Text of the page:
Gates, M. & Delvare, G. (2008). A new species of Eurytoma (Hymenoptera: Eurytomidae) attacking Quadrastichus spp. (Hymenoptera: Eulophidae) galling Erythrina spp. (Fabaceae), with a summary of African Eurytoma biology and species checklist. Zootaxa 1751: 1–24.
Hawaiian Ecosystems at Risk Project (HEAR), 2006. Species Info Quadrastichus erythrinae (Eulophidae) http://www.hear.org/species/quadrastichus_erythrinae/
Heu, R.A., Tsuda, D.M., Nagamine, W.T., Yalemar, J.A. and Suh, T.H. 2006. Erythrina Gall Wasp Quadrastichus erythrinae Kim (Hymenoptera: Eulophidae), New Pest Advisory. Department of Agriculture: Manoa (Hawaii). http://www.hawaiiag.org/hdoa/npa/npa05-03-EGW.pdf
Hurley, T. 2005. Tiny wasp may kill off native trees, Hawaii Advertiser.
I. Buldawoo, 2006. [Aliens-L] Re Erythrina Gall Wasp in Mauritius. (Email posting).
Kami, P. (2008). Re Pestnet, 1 Dec. (Email posting).
Kaya, T. (2007, June 18). Wasp swap: A relief for wiliwili? The Maui News [online – accessed 06/01/2009]. http://www.mauinews.com/page/content.detail/id/31519.html
Kim, I., Delvare, G. and La Salle, J. 2004. A new Species of Quadrastichus (Hymenoptera: Euphidae): A Gall-Inducing Pest on Erythrina (Fabaceae), J. HYM. RES. 13(2): 243-249.
Kranz, B. (2008). Pestnet, 21 Jan (Email posting)
Lal, S. N. (2008). Pestnet, 29 Nov (Email posting)
Li, H.-M. et al. (2006). Potential global range expansion of a new invasive species, the erythrina gall wasp, Quadrastichus erythrinae Kim (insecta: Hymenoptera: Eulophidae). Raffles Bulletin of Zoology 54 (2): pp. 229-234.
Liebregts, W. (2008). [Personal communication – Pestnet, 28 Nov]
Medeiros, A. (2008). [Personal communication – Pestnet, 28 Nov]
Messing, R. H. et al. (2008). Using host plant relationships to help determine origins of the invasive Erythrina gall wasp, Quadrastichus erythrinae Kim (Hymenoptera: Eulophidae). Biological Invasions. pp. 1-9 [article in press].
Mille, C. (2008). Pestnet, 28 Nov (Email posting)
Oishi, D. (2008). Pestnet, 29 Nov (Email posting)
Rubinoff, Daniel; Brenden S. Holland; Alexandra Shibata; Russell H. Messing, and Mark G. Wright, 2010. Rapid Invasion Despite Lack of Genetic Variation in the Erythrina Gall Wasp (Quadrastichus erythrinae Kim). Pacific Science (2010), vol. 64, no. 1:23–31
Secretariat of the Pacific Community (SPC) Pest Focus - February 2006 Erythrina gall wasp (Quadrastichus erythrinae)
Tanji, E. (2008, November 29). Insects being released to attack gall wasps. The Maui News [online – accessed 06/01/2009]. http://www.mauinews.com/page/content.detail/id/511802.html
Thomas, P. (2005). Wiliwili on Maui: threatened by the Erythrina gall wasp [online - accessed 07/01/2009] http://www.hear.org/issues/wiliwilionmaui/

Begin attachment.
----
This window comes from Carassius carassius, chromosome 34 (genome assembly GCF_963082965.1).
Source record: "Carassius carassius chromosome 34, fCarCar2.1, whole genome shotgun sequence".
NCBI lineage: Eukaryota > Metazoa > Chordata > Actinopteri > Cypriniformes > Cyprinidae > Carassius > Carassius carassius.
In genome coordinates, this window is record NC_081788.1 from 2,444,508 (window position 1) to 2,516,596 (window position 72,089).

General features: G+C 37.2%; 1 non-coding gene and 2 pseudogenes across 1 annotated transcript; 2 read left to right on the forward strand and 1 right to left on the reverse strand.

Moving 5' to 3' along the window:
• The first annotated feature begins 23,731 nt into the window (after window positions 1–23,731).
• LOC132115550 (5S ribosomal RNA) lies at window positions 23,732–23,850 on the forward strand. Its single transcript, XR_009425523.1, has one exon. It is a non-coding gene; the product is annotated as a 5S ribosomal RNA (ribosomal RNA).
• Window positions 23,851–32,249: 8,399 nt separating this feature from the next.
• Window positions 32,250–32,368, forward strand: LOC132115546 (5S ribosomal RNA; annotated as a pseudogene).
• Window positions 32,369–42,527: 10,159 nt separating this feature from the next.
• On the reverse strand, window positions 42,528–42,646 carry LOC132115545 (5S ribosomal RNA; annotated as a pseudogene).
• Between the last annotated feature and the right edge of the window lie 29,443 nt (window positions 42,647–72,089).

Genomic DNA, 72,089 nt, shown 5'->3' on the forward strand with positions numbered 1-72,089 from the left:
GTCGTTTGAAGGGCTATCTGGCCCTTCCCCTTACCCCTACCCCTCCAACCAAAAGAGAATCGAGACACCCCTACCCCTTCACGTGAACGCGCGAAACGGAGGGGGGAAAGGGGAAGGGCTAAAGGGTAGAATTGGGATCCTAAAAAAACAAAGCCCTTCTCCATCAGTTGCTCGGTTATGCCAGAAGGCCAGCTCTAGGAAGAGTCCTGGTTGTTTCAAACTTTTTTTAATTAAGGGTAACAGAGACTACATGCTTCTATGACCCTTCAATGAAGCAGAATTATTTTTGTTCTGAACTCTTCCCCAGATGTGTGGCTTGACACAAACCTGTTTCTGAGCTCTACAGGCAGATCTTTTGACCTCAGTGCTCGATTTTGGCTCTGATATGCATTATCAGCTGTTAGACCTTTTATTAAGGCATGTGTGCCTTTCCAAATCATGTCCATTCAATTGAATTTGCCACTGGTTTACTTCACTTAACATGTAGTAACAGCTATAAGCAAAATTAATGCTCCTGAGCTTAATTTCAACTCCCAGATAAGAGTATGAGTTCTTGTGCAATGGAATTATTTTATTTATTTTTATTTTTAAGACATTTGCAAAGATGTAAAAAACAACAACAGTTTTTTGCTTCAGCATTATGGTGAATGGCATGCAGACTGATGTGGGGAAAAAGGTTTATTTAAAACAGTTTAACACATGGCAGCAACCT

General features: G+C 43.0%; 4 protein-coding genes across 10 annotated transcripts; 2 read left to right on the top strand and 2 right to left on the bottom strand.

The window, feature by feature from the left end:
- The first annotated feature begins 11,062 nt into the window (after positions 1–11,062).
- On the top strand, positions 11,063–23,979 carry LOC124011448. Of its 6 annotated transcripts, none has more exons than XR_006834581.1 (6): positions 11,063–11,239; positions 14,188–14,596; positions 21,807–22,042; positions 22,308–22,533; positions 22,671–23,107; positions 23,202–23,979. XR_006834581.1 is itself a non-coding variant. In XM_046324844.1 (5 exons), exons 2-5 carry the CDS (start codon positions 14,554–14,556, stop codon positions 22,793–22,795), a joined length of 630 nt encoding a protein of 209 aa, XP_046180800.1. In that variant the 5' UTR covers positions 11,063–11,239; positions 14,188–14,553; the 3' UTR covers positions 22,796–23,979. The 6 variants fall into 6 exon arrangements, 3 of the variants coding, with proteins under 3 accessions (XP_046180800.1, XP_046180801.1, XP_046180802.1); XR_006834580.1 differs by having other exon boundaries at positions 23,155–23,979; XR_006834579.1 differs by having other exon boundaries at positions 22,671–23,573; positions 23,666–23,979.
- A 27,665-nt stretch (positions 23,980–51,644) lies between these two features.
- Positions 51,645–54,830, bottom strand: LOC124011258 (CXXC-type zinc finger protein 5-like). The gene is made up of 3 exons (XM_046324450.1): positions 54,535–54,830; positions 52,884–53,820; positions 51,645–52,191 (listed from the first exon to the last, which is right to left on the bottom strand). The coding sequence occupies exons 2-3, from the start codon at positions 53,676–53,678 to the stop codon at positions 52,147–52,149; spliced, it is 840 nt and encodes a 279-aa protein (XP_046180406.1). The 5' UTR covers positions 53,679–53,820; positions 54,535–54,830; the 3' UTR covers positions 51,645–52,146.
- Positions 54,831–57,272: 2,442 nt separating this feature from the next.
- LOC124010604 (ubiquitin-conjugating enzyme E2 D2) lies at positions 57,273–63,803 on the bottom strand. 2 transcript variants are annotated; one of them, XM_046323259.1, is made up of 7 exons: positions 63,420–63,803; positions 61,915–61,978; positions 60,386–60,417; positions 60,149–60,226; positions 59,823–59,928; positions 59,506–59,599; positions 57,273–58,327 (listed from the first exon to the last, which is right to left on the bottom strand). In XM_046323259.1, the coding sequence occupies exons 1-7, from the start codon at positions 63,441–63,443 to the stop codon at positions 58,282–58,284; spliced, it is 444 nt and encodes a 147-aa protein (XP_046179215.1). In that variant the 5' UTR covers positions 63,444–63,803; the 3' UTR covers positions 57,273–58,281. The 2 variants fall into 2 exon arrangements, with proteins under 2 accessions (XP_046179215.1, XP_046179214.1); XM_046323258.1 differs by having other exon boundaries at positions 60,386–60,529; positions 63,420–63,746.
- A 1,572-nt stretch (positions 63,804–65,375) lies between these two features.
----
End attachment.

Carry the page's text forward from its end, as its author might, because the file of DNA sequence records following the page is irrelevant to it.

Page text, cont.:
Uechi, Nami., Takumi Uesato and Junichi Yukawa., 2007. Detection of an invasive gall-inducing pest, Quadrastichus erythrinae (Hymenoptera: Eulophidae), causing damage to Erythrina variegata L. (Fabaceae) in Okinawa Prefecture, Japan Entomological Science (2007) 10, 209–212
Walker, K. 2007. Erythrina gall wasp (Quadrastichus erythrinae) Pest and Diseases Image Library. http://www.padil.gov.au/viewPestDiagnosticImages.aspx?id=989
Wiley, J. & Skelley, P. (2006). Erythrina Gall Wasp, Quadrastichus erythrinae Kim, in Florida [online – accessed 06/01/2008]. http://www.doacs.state.fl.us/pi/enpp/ento/gallwasp.html
Xu, T. et al. (2008). Efficacy of systemic insecticides on the gall wasp Quadrastichus erythrinae in wiliwili trees (Erythrina spp.). Pest Management Science 65(2): pp. 163 - 169. http://www3.interscience.wiley.com/cgi-bin/fulltext/121428027/PDFSTART
Yang, M., Tung, G., La Salle, J. and Wu, M. 2004. Outbreak of erythrina gall wasp (Hymenoptera: Eulophidae) on Erythrina spp. (Fabaceae) in Taiwan.
ReferencesTop of page
Culik MP; Martins Ddos S; Ventura JA; Costa VA, 2014. The invasive gall wasp Quadrastichus erythrinae (Hymenoptera: Eulophidae) in South America: is classical biological control needed? Biocontrol Science and Technology, 24(8):971-975. http://www.tandfonline.com/loi/cbst20
Das BK; Barindra Talukdar, 2011. Record of invasive Quadrastichus erythrinae Kim, gall wasp on Erythrina variegata L. from Eastern India with notes on gall morphologies. Insect Environment, 17(1):9-11.
EPPO, 2014. PQR database. Paris, France: European and Mediterranean Plant Protection Organization. http://www.eppo.int/DATABASES/pqr/pqr.htm
Etienne J; Dumbardon-Martial E, 2013. Quadrastichus erythrinae Kim: a formidable pest for erythrina in Guadeloupe and Martinique (Hymenoptera, Eulophidae, Tetrastichinae). (Quadrastichus erythrinae Kim: un redoutable ravageur pour les érythrines de Guadeloupe et de Martinique (Hymenoptera, Eulophidae, Tetrastichinae).) Bulletin de la Société Entomologique de France, 118(2):155-158.
SPC, 2006. Erythrina gall wasp (Quadrastichus erythrinae), in American Samoa. PestAlert, 35. February 2006. Plant Protection Service Secretariat of the Pacific Community, Suva, Fiji Islands.
Yang MM; Tung GS; Salle J la; Wu ML, 2004. Outbreak of erythrina gall wasp (Hymenoptera: Eulophidae) on Erythrina spp. (Fabaceae) in Taiwan. Plant Protection Bulletin Taipei, 46(4):391-396.
ContributorsTop of page
- Reviewed by: Gene-Sheng Tung Forest Protection Division, Taiwan Forestry Research Institute, Taipei, Taiwan, ROC
- Last Modified: Friday, February 26, 2010
Distribution MapsTop of page